State Sen. Dave Argall (R-29) is calling on members of Congress to step up the pressure on Russia in response to its recent invasion of Ukraine.
Among those pressures, Argall suggests a “ban” on “Russian propaganda accounts from social media.”
“Tyrants like Vladimir Putin and those that support him must not walk away from their actions unpunished. We must urge Congress to take every step possible to support Ukraine and punish Russia for disrupting decades of European peace,” Argall says in a statement issued this week.
Argall Tells Congress to Take Further Action Against Putin
These are the other actions Argall wants Congress to act on to maybe stop the Russian war effort:
- Designate Russia as a state sponsor of terror
- Designate Russian President Vladimir Putin as a war criminal
- Sanction “Russian leaders who have violated human rights” per the Magnitsky Act
- Block all assets and transactions of Russian banking institutions
- Embargo Russian oil and gas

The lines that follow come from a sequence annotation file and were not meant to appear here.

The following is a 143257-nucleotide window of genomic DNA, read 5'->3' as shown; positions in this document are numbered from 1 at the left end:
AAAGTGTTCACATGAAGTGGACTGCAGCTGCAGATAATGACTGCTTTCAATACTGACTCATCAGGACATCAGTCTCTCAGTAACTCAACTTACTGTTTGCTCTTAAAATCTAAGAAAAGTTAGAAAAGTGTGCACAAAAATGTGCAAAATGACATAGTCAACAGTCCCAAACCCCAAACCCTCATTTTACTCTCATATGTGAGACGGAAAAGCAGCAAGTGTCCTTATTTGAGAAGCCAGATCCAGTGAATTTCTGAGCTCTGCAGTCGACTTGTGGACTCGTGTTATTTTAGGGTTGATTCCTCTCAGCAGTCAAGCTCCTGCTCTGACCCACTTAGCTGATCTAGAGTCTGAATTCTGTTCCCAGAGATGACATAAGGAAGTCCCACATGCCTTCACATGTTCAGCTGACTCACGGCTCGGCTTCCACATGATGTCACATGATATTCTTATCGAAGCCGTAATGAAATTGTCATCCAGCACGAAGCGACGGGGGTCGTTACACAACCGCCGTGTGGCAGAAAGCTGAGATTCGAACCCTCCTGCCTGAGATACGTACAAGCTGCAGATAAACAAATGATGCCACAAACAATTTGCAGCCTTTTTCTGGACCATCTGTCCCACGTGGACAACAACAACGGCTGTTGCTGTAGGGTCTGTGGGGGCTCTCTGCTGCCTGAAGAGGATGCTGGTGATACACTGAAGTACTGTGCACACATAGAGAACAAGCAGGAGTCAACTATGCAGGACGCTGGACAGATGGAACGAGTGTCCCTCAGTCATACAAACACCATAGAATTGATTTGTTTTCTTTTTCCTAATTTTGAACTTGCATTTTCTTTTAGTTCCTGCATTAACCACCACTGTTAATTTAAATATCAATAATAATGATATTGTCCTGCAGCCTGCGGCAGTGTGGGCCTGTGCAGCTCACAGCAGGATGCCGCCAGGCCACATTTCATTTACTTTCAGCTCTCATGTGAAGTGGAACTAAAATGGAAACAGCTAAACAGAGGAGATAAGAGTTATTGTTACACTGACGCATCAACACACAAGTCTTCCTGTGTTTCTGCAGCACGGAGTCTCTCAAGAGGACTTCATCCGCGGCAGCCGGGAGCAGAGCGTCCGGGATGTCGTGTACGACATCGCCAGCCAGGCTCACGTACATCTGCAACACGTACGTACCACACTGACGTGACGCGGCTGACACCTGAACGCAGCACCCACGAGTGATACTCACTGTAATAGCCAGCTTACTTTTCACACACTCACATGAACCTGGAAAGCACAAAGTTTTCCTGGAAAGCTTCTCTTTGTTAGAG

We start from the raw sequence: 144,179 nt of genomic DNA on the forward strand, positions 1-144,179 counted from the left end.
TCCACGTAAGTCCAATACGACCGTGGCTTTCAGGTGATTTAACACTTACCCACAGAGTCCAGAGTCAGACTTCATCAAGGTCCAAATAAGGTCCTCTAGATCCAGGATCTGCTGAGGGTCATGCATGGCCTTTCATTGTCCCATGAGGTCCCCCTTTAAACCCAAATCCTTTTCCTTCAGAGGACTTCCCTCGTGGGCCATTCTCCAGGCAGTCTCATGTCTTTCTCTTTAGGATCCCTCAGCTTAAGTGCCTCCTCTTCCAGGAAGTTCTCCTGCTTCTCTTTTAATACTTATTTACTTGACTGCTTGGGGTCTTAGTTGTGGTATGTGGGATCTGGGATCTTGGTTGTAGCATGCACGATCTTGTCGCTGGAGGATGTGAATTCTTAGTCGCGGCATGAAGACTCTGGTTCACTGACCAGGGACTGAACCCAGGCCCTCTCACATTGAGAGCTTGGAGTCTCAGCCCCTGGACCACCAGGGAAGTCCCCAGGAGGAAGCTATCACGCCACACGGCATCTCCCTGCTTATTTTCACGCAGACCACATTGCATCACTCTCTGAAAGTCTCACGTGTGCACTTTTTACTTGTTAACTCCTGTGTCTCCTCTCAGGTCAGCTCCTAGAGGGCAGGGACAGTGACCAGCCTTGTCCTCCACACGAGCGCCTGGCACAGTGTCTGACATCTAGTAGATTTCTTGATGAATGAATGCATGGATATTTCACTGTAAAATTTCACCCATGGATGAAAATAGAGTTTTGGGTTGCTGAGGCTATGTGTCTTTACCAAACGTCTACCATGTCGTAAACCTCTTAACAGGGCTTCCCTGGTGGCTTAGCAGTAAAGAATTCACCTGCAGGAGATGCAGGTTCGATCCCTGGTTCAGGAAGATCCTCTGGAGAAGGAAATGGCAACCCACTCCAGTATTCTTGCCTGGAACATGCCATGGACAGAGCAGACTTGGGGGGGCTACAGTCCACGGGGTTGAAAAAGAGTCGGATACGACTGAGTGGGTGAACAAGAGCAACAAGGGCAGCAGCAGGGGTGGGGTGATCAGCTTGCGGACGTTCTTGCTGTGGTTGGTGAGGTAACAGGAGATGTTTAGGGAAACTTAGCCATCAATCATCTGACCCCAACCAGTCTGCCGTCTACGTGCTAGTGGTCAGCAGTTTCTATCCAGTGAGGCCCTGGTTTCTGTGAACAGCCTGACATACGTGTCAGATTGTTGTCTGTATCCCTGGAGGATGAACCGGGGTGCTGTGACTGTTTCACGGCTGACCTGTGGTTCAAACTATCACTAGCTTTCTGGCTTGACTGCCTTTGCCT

- Give Baltic nations, especially Lithuania, more NATO reinforcements
- Provide humanitarian aid to fleeing Ukrainians
- Recognize the Holodomor as genocide
- Ban air travel over Russia
Presumably, Argall is stepping forward and introducing a resolution in the Pennsylvania Senate on this issue due to his district’s ties with Ukraine and Lithuania.
Both ethnicities have large concentrations of ancestors living in Schuylkill County.
Normalizing Social Media Bans?
We get the urge to want to back Ukraine, especially considering the coal region’s ancestral roots to eastern Europe.
However, over the last few years, the idea of banning people, thoughts, or ideas from the internet and social media has become too normal. That’s especially true for conservative voices, some of whom have been de-platformed because their views haven’t jibed with establishment narratives.
Many of those people were accused – without a shred of evidence – of being Russian assets or carrying Putin’s water for spreading so-called Russian propaganda. Even we received an angry email over our recent report questioning the idea of pulling Russian vodka from state store shelves.
This is the proverbial slippery slope that too many of us have encountered already. And now to have both sides of the aisle getting comfortable with the idea of spying on and policing social media content is more than unsettling.
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